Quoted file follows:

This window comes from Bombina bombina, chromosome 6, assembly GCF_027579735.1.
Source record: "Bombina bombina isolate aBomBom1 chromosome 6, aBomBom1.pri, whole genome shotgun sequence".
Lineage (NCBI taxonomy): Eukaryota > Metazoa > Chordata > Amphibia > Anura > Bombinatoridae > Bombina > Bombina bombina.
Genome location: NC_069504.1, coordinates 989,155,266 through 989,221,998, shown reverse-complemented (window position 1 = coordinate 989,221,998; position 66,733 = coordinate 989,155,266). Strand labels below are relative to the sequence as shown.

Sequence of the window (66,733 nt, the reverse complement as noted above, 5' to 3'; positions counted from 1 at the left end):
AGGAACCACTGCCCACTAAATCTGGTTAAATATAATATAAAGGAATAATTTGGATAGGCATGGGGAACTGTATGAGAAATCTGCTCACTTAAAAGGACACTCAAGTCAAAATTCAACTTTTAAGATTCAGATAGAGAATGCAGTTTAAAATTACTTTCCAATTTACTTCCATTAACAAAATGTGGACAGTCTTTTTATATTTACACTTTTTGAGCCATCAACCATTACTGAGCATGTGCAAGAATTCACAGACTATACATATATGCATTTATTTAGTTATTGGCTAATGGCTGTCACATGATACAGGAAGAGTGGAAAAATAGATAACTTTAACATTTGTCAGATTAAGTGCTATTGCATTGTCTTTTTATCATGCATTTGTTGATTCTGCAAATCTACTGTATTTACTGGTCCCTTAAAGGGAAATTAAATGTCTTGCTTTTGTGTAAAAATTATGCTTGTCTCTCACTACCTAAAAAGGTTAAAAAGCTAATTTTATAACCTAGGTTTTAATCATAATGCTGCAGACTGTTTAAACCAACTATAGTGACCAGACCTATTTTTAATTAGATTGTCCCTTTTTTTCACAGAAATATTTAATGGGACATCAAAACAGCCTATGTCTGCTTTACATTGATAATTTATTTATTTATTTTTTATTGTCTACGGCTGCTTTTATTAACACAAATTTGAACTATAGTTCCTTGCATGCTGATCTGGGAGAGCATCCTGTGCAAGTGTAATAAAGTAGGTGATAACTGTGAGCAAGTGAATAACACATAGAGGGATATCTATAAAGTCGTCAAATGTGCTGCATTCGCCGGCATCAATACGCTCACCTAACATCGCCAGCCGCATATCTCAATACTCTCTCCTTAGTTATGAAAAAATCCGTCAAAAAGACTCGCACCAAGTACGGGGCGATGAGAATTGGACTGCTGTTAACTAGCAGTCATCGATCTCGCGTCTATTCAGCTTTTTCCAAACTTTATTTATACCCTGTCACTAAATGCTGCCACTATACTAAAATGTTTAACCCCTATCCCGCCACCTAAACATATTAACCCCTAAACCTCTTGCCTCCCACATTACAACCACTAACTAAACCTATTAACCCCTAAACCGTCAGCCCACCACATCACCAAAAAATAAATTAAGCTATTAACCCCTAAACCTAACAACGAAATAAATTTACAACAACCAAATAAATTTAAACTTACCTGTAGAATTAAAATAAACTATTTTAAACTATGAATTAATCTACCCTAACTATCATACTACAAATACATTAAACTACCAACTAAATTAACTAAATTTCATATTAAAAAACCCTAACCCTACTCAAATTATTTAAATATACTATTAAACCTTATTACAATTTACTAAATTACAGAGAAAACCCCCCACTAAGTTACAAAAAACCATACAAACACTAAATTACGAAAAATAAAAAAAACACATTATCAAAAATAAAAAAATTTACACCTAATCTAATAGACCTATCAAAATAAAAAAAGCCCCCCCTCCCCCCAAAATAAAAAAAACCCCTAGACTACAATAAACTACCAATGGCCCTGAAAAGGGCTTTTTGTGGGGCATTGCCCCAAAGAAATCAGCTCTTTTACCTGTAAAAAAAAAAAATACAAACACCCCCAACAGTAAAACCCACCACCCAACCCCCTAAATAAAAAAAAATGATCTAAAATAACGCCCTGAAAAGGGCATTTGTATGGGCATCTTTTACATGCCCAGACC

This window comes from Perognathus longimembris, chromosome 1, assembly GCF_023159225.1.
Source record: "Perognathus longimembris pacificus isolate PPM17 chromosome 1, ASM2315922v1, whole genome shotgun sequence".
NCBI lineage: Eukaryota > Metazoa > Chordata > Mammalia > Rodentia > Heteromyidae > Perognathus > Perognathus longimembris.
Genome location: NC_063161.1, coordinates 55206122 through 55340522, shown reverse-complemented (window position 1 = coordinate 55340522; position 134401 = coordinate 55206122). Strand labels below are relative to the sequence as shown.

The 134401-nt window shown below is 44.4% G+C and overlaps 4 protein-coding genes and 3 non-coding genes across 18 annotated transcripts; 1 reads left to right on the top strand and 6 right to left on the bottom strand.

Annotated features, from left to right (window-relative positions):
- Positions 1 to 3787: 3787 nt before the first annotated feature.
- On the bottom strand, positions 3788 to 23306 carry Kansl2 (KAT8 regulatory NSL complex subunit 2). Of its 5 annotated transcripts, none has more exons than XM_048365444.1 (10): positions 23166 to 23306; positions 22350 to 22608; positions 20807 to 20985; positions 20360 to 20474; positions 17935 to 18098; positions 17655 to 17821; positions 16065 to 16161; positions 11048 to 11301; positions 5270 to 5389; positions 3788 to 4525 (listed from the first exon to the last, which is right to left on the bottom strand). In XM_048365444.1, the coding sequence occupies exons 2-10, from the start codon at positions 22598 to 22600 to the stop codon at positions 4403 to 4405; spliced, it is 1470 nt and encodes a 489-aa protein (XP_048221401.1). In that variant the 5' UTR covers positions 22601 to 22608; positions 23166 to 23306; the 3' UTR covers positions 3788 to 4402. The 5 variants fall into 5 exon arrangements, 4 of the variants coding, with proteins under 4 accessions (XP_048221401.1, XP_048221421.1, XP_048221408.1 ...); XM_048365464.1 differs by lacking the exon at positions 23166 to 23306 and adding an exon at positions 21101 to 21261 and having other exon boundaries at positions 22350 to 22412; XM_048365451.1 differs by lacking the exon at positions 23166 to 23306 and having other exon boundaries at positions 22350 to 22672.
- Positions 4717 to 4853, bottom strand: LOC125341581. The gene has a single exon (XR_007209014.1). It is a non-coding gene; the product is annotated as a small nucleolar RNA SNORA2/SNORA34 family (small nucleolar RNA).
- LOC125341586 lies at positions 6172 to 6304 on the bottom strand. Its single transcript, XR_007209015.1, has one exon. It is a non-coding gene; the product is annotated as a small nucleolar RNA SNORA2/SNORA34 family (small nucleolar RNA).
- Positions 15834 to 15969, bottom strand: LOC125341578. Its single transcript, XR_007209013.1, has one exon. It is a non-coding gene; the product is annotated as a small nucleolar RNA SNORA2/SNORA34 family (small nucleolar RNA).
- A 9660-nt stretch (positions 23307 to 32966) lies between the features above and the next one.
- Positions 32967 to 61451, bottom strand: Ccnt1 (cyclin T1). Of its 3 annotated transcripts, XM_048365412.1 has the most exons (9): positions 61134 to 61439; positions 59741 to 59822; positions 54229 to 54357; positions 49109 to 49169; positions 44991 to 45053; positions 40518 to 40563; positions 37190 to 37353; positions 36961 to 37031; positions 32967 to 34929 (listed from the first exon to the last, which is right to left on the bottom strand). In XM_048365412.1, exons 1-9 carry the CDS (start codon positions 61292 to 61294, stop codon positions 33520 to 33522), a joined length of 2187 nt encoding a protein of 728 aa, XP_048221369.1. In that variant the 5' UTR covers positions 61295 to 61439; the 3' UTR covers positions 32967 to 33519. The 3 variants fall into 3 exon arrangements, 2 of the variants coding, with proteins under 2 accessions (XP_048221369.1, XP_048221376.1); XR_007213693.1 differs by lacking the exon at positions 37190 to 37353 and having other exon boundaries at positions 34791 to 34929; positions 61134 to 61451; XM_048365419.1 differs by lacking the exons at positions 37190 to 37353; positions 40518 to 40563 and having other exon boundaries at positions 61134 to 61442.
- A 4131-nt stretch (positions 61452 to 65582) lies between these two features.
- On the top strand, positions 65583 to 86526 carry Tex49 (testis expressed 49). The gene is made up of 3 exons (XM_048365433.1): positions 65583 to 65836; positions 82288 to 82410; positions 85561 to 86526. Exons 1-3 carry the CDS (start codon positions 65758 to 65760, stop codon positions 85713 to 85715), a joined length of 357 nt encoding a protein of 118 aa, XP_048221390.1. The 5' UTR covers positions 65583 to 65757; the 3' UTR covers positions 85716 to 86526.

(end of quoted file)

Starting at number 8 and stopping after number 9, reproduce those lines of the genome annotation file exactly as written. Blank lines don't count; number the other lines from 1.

Source record: "Perognathus longimembris pacificus isolate PPM17 chromosome 1, ASM2315922v1, whole genome shotgun sequence".
NCBI lineage: Eukaryota > Metazoa > Chordata > Mammalia > Rodentia > Heteromyidae > Perognathus > Perognathus longimembris.